Starbucks charges about $1.85 for a single medium sized (Grande) cup of coffee. That price is at least 600 times the amount received by the person who picked the coffee used to make that cup. It is about 50 times the amount received by the coffee grower who hired the worker to pick it. Between the coffee retailer and the coffee grower there is a web of economic and social relationships that escape the view of the casual consumer. Because these relationships are not immediately apparent, we fail to note the social costs of coffee consumption.
In the mountains of Oaxaca and Chiapas, Mexico, farmers grow some of the best coffee in the world. The altitude and humidity there are perfect for the cultivation of a mellow, low-acidic premium Arabica coffee. This is the kind of coffee that coffee lovers can drink all day long. I include myself in that group. Whenever I visit the city of Oaxaca, I look forward to each new day, in part because I can drink more of their wonderful coffee. Yet, the conviviality of the open-air restaurants in the city of Oaxaca and the palatable nature of the coffee itself tend to obscure the living conditions of coffee farmers who live in the mountains only a few hours from the state’s capital city.
A major center of coffee production in the state of Oaxaca is the village of Pluma Hidalgo which is located about 25 miles from the Pacific coast. Situated on the top of a mountain, Pluma Hidalgo overlooks a region that produces a coffee known as Café Pluma, claimed by those who grow it to be the best in the world. This is not an idle boast. Café Pluma is undoubtedly a fine coffee. Though the coffee is excellent, the economics of coffee production are not encouraging.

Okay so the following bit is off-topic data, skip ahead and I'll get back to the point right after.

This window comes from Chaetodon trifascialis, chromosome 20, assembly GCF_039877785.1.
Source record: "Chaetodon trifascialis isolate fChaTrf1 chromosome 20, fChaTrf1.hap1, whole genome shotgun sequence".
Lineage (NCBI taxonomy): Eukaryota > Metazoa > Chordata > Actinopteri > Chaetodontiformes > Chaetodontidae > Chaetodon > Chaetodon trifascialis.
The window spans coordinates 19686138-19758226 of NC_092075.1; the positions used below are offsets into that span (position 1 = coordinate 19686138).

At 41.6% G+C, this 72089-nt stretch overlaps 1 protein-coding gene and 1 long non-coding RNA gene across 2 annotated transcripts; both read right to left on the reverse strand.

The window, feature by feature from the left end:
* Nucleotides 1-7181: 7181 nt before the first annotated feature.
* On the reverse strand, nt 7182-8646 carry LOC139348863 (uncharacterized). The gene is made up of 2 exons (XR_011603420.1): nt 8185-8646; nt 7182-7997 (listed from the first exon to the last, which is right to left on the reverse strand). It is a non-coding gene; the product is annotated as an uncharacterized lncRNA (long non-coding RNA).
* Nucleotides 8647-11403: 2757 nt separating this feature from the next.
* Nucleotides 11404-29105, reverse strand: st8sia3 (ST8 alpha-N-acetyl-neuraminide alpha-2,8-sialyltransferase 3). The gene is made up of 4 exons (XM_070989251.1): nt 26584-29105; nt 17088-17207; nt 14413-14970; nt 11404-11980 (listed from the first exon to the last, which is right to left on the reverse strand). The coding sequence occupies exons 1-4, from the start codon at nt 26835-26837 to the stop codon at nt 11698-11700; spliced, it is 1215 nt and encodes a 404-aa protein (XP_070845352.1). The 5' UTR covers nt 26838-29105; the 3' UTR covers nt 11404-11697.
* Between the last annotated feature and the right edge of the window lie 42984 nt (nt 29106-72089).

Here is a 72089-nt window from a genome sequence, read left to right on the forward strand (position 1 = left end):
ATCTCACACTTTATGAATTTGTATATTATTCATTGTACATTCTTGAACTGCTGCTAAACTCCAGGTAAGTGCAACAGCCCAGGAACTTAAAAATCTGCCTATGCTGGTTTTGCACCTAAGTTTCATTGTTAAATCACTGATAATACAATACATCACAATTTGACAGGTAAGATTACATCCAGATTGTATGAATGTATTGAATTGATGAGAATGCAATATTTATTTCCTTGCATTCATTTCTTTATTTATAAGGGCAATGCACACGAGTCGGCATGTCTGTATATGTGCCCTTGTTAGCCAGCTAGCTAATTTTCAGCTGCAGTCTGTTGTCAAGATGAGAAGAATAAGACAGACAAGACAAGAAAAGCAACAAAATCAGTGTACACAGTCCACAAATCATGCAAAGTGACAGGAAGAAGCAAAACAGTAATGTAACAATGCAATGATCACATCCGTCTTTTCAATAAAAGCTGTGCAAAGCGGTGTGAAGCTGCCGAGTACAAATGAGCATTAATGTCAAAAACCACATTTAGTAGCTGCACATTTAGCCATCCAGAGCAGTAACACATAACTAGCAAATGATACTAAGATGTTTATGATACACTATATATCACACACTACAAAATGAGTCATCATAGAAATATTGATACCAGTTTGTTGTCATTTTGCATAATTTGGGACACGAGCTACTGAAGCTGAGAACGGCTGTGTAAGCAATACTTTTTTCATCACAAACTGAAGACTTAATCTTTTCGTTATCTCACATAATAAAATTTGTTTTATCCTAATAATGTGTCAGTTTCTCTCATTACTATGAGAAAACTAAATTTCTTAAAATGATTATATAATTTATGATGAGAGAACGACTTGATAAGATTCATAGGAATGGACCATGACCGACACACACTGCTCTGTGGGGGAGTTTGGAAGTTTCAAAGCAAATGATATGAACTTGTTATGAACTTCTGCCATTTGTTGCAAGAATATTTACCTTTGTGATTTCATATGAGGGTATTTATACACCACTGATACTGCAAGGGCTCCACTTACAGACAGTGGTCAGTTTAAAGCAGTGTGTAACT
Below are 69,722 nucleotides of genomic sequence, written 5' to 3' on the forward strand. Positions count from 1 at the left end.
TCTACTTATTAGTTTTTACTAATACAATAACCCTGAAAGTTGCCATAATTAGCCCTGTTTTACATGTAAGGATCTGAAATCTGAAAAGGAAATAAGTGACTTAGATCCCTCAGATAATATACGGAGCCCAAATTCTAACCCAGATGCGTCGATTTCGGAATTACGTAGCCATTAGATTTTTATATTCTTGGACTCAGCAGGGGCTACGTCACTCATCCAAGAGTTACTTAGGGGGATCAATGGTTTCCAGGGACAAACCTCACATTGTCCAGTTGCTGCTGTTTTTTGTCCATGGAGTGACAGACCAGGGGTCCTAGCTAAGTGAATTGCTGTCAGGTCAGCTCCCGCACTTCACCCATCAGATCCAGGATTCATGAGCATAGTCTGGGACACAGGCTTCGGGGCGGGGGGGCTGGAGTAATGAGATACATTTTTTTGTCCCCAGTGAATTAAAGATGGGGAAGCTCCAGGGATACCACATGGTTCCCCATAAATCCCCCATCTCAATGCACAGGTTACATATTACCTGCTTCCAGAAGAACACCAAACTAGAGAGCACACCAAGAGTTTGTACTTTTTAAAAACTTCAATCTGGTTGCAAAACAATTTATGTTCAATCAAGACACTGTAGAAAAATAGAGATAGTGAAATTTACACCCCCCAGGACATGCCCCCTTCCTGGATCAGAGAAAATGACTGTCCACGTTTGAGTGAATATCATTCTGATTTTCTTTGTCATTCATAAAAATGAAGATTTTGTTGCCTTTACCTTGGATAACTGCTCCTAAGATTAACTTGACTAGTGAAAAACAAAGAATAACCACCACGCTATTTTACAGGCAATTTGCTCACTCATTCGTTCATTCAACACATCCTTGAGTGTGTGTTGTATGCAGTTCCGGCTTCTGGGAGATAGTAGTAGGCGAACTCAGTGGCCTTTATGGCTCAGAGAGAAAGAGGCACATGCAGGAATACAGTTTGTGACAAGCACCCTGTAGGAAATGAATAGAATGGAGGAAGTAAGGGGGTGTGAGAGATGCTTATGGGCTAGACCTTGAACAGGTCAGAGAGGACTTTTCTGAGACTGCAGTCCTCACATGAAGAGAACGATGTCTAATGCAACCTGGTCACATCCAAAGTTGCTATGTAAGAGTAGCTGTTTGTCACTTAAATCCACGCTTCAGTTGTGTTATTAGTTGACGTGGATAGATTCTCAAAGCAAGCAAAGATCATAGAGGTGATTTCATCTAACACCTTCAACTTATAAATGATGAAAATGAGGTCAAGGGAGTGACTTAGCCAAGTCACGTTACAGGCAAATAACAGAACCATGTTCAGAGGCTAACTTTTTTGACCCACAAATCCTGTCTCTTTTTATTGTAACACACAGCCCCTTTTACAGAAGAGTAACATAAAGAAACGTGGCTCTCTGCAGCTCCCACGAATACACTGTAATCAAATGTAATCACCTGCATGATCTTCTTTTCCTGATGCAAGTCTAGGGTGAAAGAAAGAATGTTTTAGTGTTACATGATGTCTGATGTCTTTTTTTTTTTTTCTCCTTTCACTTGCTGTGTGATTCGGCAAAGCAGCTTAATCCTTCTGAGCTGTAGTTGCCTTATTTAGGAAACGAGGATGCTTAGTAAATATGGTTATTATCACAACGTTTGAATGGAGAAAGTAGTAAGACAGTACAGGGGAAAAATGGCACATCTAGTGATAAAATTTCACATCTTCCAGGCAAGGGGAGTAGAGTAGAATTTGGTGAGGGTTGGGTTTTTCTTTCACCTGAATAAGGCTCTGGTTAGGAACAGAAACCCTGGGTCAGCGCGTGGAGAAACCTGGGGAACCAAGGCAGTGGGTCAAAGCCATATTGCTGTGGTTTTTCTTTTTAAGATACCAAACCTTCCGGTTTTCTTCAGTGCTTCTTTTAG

Over the past several years I have visited several coffee farms in the region. Most recently I visited El Refúgio, a fairly small coffee farm, similar to many in the area. Unlike most coffee farms, the owner has built a motel and swimming pool to accommodate guests who might be attracted to eco-tourism, or to those who might simply wish to get away from it all. The setting is attractive and remote. A cursory glance reveals, however, that the motel business is not flourishing. I have been to El Refúgio four times and only once did I see any guests other than those I was with.
In 2011, the owner of El Refúgio received $136.00 (all amounts are in U.S. dollars) for each 46 kilo bag (costál) of raw coffee. (For purposes of computation, it is important to note that each costál contains 39 kilos of coffee. The bag itself weighs seven kilos.) Unlike the previous year which produced 150 costales , 2011 yielded only 60 costales. Thus, the entire 2011-12 harvest for El Refúgio was sold for ($136 x 60) or $8,160. Workers who picked the harvest received $.257 per kilo. An able-bodied worker might pick 50 kilos in 10-12 hours, thus earning $12.85 for the day. Harvesting coffee is, of course, seasonal work that lasts only a month or so.
Calculating the wages earned for the 60 costales of coffee harvested reveals that the owner paid his workers a total of $601.38 for their labor (39 kilos x 60 costales x .257 per kilo picked). Thus, the owner’s net was $7,559 for the year – if the cost of the harvest is listed as his only expense. The annual harvest goes quickly each year. It begins in December and may go into January. The owner of El Refúgio hired some 25 workers to pick his coffee 2011-12 harvest. With 25 workers the bulk of the harvest would have been completed in two to three days, the workers then moving on to another farm, and another, until the harvest for the region was complete.